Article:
"Do we want to go out and put up big numbers," Simms asked rhetorically. "Yes! But as an offense we're very confident right now. We've won two games by 30-plus points and we did what we had to do on offense. We could've thrown for 350 yards but that wasn't going to make us a better football team. . . . We're going to get better each week."
Simms said the difference between this year's team and last year's team, one that may not yet be evident, is that this year's team is working to be able to "come out and dominate and do what we want to do in all phases of the offense."
After Tuesday's practice, amid the furor surrounding the Houston bleacher issue, offensive coordinator Greg Davis, echoing some of the same sentiments as Simms, talked about the mini-furor his conservative play calling has caused.
"The thing we've tried to teach the team this year is that it is a team game," Davis said. "Certain things we do, we do trying to look at the big picture." The coordinator recounted what both he and Mack Brown have deemed the mistake of forsaking the run early last season while putting up gaudy passing numbers. "We feel like this year we have the opportunity to emphasize running the ball," Davis said. "But it's not like we've thrown it just 10 times a game. We're averaging 35-plus throws a game, although we're not throwing it like we typically throw it."
"The No. 1 factor that determines wins and losses is turnovers," Davis continued. "We've turned the ball over once and that was on a QB scramble." The offensive coordinator praised the overall decision-making of Simms, saying the Horns have so far gotten "really good QB play" out of the junior from New Jersey. Davis said he would prefer that Simms err on the side of safety, "checking down" to underneath receivers rather than forcing plays that could result in turnovers. The philosophy, according to Davis, is "reserve the right to kick," whether that be a field goal or a punt.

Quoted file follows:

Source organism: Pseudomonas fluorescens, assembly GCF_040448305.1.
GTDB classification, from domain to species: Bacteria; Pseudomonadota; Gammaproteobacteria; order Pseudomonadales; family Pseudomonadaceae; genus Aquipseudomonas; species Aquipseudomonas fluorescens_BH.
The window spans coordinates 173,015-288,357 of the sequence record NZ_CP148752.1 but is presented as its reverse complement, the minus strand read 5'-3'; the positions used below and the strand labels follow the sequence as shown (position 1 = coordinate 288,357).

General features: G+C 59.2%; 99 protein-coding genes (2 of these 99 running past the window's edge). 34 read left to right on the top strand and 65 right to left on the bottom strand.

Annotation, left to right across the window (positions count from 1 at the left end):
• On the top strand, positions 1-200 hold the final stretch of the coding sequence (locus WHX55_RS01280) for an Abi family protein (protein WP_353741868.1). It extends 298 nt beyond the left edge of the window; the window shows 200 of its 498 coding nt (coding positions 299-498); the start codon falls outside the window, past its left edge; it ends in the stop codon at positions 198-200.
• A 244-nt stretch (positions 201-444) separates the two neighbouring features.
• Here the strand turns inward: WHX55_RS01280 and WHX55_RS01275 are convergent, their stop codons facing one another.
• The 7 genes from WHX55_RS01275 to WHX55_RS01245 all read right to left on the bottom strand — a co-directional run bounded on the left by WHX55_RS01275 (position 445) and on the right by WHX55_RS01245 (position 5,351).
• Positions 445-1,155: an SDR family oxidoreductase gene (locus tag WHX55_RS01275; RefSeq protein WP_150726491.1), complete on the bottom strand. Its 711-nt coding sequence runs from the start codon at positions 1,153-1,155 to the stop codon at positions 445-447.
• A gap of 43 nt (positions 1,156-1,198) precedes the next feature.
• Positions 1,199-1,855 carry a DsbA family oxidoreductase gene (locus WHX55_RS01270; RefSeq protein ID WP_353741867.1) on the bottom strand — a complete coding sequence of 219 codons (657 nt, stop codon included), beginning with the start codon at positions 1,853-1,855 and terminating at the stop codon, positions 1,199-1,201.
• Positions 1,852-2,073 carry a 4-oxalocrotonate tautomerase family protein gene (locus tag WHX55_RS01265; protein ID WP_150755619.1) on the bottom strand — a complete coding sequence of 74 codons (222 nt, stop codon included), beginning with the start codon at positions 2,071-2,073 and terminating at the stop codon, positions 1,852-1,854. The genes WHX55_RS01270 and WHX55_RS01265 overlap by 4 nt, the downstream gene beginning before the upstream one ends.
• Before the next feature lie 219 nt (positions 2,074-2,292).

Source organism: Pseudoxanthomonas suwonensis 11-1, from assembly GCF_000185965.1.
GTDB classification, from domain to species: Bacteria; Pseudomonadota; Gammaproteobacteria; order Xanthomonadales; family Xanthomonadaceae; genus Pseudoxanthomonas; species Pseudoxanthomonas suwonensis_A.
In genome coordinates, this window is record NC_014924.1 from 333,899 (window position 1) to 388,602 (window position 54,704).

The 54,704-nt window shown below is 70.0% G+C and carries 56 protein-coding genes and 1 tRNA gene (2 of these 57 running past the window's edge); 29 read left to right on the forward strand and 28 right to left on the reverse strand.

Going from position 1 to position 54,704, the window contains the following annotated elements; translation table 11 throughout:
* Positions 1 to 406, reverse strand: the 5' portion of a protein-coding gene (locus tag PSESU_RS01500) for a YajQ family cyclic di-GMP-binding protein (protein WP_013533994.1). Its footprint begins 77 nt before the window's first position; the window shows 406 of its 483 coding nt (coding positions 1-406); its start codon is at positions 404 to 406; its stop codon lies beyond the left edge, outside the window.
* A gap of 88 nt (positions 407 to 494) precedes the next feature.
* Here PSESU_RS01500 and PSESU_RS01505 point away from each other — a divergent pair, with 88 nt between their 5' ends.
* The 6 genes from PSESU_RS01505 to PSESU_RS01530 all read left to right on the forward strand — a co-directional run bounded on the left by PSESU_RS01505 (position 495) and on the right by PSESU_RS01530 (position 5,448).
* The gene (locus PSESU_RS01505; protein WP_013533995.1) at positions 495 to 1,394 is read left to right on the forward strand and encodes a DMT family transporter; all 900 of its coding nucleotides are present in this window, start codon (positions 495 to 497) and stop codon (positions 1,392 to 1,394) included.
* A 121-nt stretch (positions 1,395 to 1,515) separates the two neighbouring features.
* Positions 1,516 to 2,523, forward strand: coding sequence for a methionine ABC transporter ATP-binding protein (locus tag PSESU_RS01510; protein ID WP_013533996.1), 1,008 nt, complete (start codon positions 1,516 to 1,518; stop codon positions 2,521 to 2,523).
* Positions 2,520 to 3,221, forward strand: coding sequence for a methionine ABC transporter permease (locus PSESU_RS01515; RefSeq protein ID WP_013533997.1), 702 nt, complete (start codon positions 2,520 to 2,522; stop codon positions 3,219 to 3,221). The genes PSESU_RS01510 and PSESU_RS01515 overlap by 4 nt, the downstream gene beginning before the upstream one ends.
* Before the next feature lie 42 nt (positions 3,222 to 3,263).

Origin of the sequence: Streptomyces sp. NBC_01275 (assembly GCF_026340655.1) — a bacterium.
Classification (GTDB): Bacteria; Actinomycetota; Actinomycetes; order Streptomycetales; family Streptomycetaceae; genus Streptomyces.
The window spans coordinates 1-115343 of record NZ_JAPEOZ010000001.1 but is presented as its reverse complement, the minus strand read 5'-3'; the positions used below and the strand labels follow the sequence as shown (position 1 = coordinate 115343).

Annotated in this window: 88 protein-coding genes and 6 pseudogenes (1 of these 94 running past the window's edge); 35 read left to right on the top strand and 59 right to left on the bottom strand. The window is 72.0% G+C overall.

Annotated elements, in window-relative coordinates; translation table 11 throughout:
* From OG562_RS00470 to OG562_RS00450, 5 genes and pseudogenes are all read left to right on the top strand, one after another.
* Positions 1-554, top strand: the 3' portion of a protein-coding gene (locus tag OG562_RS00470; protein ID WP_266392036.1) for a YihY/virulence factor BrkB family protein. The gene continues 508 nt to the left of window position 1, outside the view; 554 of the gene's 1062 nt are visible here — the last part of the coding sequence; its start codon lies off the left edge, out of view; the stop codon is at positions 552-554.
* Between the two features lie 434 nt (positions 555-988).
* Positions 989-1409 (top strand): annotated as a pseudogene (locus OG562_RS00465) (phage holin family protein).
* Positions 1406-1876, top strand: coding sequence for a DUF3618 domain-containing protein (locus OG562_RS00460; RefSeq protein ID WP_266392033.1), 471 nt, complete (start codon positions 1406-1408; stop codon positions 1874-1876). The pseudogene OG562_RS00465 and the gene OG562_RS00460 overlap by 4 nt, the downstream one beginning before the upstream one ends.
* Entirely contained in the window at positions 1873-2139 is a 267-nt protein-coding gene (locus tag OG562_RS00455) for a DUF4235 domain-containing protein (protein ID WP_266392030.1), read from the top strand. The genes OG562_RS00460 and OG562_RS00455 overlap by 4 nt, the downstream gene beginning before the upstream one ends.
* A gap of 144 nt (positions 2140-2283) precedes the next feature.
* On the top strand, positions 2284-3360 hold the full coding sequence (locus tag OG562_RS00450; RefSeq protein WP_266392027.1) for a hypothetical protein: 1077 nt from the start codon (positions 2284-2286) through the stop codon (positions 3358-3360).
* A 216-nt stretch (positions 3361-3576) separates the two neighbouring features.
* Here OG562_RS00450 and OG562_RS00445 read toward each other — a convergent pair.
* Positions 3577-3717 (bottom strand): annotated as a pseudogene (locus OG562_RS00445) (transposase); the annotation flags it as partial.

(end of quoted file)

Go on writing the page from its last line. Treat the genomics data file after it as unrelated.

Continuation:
Davis, like Simms, said the Horns could've gone to a spread offensive set against either of the first two opponents and literally passed them out of the stadium. "In five-wides, no-huddle we've moved the ball down field but we're better off not doing that on every snap in the big picture of Texas football," the coordinator said. "We've forced the run the first two weeks without a doubt. We ran the football in situations where we typically wouldn't. But we're looking at the season, not at the (victory margin). As we get deeper into the season, we'll be more like we have been in the past, more vertical. . . . But when you have receivers like we have, people play off of them. We've just gotta be patient."
Might the vertical passing game appear this week vs. the Cougars? Simms seems to think so, saying Monday that U of H's man-to-man defense may finally give the Texas O an opportunity to get some passes downfield. A couple of other factors have come into play since Simms spoke those words earlier this week: the Houston school yanked 4,150 Longhorn fans from the stadium, and some of UH's defenders ran their mouths about Simms' ability.